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The religious usages aud symbols of that day, whether employed in sustaining a true religion or embellishing a false one, have perished from the earth. The ark of the covenant and the cherubim of the mercy-seat have long ago given up their gold to other uses, and their dust to be as vulgar dust as any on which we tread. The implements of the Lord's house would have left no memory of their shape with mankind, but for the carvings upon Titus's triumphal arch, which is itself a ruin. As for the various figures of Egyptian device, it is among the most perplexing labors of learned research to discover what they meant. They appear on the linen rolls that swathe the dead, and in the chiseling that is yet sharp upon the vast monument of a desolated land. But their language is lost, their signs are of doubtful import. Still, however, the spirit of alienation from God and the spirit of His accepted service, remain the same that they did. The errors of other days will always find parallels, if not resemblances, in those of our own.
may be instruction even for ourselves in following Ezekiel into the chambers of imagery, and reflecting on what the ancients of Israel there did in the dark.
It has often occurred to me that the mind of man is a chamber, like that into which the prophet penetrated. There its busy occupant is employed, where no eye but the all sceing one watches him, and where the beams of the natural day are too gross to pass through. Its sides are covered round about with the images that he is most ready to invent, to contemplate, and I may say, to adore;with the forms of his secret thoughts, his inmost passions, his strongest fancies, the objects of his life’s great hope or dread. There he is always sacrificing to his good or his evil genius. There he has fixed before his eyes the ideas of whatever he finds deeply engaging to him, whatever he most timidly deprecates, or most ardently desires. Dig into the wall of the human breast, lay open
its recesses, examine what is drawn and graven on its hidden surfaces, and see how much you will disclose there like the prophet's vision, similitudes of "creeping things and abominable beasts;”?—see how much you will detect there of that old delusion, “The Lord seeth us not; the Lord hath forsaken the Earth.”
Let us look into three of these apartments of falsehood. The first is occupied by those, who live as if they thought that there was no just and merciful Providence ruling over them. The second by those, who live as if they feared there
The third by those, who live as if they hoped there was none.
1. The first is a crowded room. There arethe profane and impious, who take the holy name upon their lips, but only with irreverent levity or in the heat of still more irreverent passion; blaspheming that in their reckless hearts, which should never be thought of but with deep seriousness, nor uttered without
There are they, who never lift up their souls but to vanity, and whose very vows are vows of deceit. There are the mercenary and covetous, who think of nothing but their gains, and whose God is Mammon, “hat least erected spirit that fell.” There are the gluttons and intemperate, who think of nothing but what they shall eat, and when they shall drink, whose idol,--as an Apostle has told usis a baser one yet. There are the ambitious, but not in the way of noble minds; for either the objects to which they aspire, are mean in themselves, or at least they are content to obtain them by practices that are so, and at dishonorable cost; caring nothing for that praise which cometh from God only," but ready to give all for a few miserable distinctions or the applause of a multitude no better than themselves. There are the vindictive and malicious, brooding over feelings of hatred and plans of revenge, forgetting as if He did not exist; who said, “Vengeance is mine, and I will repay.” There are the licentious, in whose hearts the love of pleasure has quenched the love of God. Corrupters and corrupted, they please themselves, but in the grosser delights, while the satisfactions of innocence and the recompenses of duty, and the joy of elevated thoughts, and the peace of a divine spirit, are forfeited or despised. Look now at the imagery upon the wall, and say of what kind it is. I seem to behold the emblems of faith and righteousness reversed, defiled, broken; and the drinkingvessels of the temple as they were brought out at Babylon to brighten a godless revel;—there are heaps of silver;-the baubles of pomp and fashion;-instruments of cruelty on one side, and all the voluptuous shapes of a riotous fancy on the other. Figures as grotesque as the monsters of Egypt, and more wickedly alluring than the Syrian idols, engage the attention and homage of these infatuated men. And while they are thus bowing before those imaginations of the heart, that are only evil continually," we cannot but consider them among those who live as if they thought there was no just and merciful Providence ruling among men.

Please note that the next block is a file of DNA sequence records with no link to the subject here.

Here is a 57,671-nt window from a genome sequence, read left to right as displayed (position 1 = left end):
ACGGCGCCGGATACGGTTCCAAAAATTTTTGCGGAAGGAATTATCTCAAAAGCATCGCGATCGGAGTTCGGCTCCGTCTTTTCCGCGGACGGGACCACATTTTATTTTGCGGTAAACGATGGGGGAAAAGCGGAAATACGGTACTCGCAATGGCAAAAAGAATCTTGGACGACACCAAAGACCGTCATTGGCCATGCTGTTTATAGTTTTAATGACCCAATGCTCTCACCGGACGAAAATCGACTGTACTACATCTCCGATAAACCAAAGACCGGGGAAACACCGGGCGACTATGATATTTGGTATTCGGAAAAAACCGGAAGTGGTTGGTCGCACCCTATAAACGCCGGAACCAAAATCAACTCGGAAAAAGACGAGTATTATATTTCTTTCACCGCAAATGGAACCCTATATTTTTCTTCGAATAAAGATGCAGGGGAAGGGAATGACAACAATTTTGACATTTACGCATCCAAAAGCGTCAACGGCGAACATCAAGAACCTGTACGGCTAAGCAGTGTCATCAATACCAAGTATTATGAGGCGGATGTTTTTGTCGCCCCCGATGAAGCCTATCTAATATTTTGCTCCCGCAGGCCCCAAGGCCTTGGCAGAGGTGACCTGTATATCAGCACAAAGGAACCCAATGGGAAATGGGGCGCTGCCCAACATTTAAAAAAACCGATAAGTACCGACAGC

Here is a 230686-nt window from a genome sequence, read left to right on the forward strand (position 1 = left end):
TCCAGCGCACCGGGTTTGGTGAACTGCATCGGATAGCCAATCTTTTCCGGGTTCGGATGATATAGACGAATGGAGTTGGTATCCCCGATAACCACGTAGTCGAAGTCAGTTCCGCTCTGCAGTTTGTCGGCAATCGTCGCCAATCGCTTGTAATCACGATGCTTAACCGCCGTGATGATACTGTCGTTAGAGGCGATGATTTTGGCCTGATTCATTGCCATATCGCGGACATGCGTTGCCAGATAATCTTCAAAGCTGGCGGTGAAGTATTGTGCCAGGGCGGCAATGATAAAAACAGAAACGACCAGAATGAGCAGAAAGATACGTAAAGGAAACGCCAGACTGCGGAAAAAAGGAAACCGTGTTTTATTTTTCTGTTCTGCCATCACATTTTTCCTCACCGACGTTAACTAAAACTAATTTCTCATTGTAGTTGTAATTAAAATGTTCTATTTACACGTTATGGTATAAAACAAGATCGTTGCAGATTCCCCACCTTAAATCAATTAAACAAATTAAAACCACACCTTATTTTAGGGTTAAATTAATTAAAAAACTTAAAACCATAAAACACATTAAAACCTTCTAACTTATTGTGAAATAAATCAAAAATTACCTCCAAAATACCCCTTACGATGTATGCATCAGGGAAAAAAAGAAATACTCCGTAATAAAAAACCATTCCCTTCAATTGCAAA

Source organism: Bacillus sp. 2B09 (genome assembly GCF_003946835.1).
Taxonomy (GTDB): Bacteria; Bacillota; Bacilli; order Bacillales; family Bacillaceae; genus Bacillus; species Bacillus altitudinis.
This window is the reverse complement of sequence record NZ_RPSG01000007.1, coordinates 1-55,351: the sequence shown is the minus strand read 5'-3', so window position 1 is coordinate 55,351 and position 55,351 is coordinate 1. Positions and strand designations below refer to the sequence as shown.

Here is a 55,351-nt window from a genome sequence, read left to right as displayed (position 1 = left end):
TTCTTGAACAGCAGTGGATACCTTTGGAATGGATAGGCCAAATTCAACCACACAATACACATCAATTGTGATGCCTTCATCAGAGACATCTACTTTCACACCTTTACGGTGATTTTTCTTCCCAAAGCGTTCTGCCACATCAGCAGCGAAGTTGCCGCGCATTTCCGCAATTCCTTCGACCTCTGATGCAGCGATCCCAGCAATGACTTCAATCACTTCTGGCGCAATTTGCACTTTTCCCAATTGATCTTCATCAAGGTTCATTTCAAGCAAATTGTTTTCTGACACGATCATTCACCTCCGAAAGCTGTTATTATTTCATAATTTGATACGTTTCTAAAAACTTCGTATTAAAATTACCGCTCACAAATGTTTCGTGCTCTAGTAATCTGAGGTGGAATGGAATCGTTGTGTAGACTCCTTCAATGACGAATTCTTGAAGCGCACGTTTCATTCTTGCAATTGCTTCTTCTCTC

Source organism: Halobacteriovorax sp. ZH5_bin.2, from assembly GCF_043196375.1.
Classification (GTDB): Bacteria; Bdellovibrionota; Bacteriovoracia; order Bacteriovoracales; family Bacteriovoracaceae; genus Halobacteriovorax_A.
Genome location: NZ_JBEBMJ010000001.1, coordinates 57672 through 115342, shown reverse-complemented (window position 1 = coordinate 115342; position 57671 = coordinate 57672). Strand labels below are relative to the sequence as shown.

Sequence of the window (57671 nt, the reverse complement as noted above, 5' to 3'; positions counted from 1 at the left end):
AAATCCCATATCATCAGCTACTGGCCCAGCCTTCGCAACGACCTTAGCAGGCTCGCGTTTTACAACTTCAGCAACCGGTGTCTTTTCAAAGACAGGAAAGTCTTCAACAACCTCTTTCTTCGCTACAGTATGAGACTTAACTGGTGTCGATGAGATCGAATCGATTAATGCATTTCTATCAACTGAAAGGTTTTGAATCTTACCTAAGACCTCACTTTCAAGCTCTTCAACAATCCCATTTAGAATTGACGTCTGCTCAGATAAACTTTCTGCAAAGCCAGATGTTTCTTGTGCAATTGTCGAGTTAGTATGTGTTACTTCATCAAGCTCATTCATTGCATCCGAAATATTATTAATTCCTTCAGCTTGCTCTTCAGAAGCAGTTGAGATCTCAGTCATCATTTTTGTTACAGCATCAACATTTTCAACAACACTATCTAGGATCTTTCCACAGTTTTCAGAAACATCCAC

We shall not wrong them in supposing them to say, “The Lord seeth us not; He hath forsaken the earth.”
2. The next chamber belongs to those, who live as if they feared there was no such benignant Power, in whom they
might put their whole trust. They are the timid, the complaining, the discontented, the doubtful
, the unconfiding. These are failings, into which the faithful may be sometimes and for a little while betrayed, under the pressure of severe affliction, or among those conflicts and perplexities of the mind, from which even the steadiest and clearest may not be always exempted. But he cannot long lie subject to such fits of depression. He is recalled from them by a thousand gracious experiences of the divine mercy. He is ashamed of his momentary despondency and little faith," and regains the full tone of his thankfulness and reliance. But how many are there, who, either through an unsatisfied mind, or a repining and trembling spirit, habitually yield themselves up to gloomy influences, in the very sight of nature's bright face, under the very watch of God's merciful care, and surrounded on all sides by a profusion of unasked, unacknowledged, undeserved benefactions! They murmur at the good, because it is no better; and are discontented with the much that is assigned them, because it is no more. The immutable truth, that they will not exert their understandings to certify, nor open their affections to embrace, is to them no truth, and they are left without assurance. The blessings, that they will not study to appreciate or deserve, and which they refuse to turn their hearts to, even by the natural instinct that turns the leaves of a flower towards the sun, are to them no blessings, and they are left without enjoyment.